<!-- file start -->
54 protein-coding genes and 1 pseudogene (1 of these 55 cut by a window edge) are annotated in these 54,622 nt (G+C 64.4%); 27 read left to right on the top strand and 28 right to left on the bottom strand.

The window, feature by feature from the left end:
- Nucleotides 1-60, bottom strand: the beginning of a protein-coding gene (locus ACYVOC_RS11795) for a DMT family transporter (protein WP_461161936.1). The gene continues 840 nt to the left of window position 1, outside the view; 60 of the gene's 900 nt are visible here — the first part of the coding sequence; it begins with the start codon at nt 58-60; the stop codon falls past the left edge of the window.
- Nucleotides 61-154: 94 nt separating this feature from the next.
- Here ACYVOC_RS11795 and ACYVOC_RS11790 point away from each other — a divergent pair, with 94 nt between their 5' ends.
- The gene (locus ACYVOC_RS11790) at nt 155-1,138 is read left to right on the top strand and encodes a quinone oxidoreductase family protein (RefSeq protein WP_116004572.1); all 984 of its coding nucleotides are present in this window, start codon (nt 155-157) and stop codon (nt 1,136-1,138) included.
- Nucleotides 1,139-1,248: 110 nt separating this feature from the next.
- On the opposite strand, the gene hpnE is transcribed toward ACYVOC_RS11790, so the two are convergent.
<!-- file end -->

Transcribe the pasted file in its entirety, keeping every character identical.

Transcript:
54 protein-coding genes and 1 pseudogene (1 of these 55 cut by a window edge) are annotated in these 54,622 nt (G+C 64.4%); 27 read left to right on the top strand and 28 right to left on the bottom strand.

The window, feature by feature from the left end:
- Nucleotides 1-60, bottom strand: the beginning of a protein-coding gene (locus ACYVOC_RS11795) for a DMT family transporter (protein WP_461161936.1). The gene continues 840 nt to the left of window position 1, outside the view; 60 of the gene's 900 nt are visible here — the first part of the coding sequence; it begins with the start codon at nt 58-60; the stop codon falls past the left edge of the window.
- Nucleotides 61-154: 94 nt separating this feature from the next.
- Here ACYVOC_RS11795 and ACYVOC_RS11790 point away from each other — a divergent pair, with 94 nt between their 5' ends.
- The gene (locus ACYVOC_RS11790) at nt 155-1,138 is read left to right on the top strand and encodes a quinone oxidoreductase family protein (RefSeq protein WP_116004572.1); all 984 of its coding nucleotides are present in this window, start codon (nt 155-157) and stop codon (nt 1,136-1,138) included.
- Nucleotides 1,139-1,248: 110 nt separating this feature from the next.
- On the opposite strand, the gene hpnE is transcribed toward ACYVOC_RS11790, so the two are convergent.